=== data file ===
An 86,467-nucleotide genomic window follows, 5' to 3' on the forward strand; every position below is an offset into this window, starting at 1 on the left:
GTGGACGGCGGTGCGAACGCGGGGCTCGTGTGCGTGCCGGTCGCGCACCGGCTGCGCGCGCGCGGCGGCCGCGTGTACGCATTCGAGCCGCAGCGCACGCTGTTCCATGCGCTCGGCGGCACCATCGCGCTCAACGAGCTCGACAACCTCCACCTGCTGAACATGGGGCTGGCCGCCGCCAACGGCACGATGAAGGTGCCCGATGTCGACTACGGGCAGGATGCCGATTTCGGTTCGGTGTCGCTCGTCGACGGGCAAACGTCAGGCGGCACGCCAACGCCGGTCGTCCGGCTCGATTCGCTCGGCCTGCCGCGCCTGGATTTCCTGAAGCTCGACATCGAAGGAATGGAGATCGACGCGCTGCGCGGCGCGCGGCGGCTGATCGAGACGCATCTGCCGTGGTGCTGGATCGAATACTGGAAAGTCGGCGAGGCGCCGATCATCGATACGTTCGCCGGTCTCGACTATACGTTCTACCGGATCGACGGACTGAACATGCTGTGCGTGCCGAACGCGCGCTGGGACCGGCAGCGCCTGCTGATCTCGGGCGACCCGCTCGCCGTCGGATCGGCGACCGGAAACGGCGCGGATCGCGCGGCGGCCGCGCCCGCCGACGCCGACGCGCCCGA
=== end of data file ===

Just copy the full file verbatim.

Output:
An 86,467-nucleotide genomic window follows, 5' to 3' on the forward strand; every position below is an offset into this window, starting at 1 on the left:
GTGGACGGCGGTGCGAACGCGGGGCTCGTGTGCGTGCCGGTCGCGCACCGGCTGCGCGCGCGCGGCGGCCGCGTGTACGCATTCGAGCCGCAGCGCACGCTGTTCCATGCGCTCGGCGGCACCATCGCGCTCAACGAGCTCGACAACCTCCACCTGCTGAACATGGGGCTGGCCGCCGCCAACGGCACGATGAAGGTGCCCGATGTCGACTACGGGCAGGATGCCGATTTCGGTTCGGTGTCGCTCGTCGACGGGCAAACGTCAGGCGGCACGCCAACGCCGGTCGTCCGGCTCGATTCGCTCGGCCTGCCGCGCCTGGATTTCCTGAAGCTCGACATCGAAGGAATGGAGATCGACGCGCTGCGCGGCGCGCGGCGGCTGATCGAGACGCATCTGCCGTGGTGCTGGATCGAATACTGGAAAGTCGGCGAGGCGCCGATCATCGATACGTTCGCCGGTCTCGACTATACGTTCTACCGGATCGACGGACTGAACATGCTGTGCGTGCCGAACGCGCGCTGGGACCGGCAGCGCCTGCTGATCTCGGGCGACCCGCTCGCCGTCGGATCGGCGACCGGAAACGGCGCGGATCGCGCGGCGGCCGCGCCCGCCGACGCCGACGCGCCCGA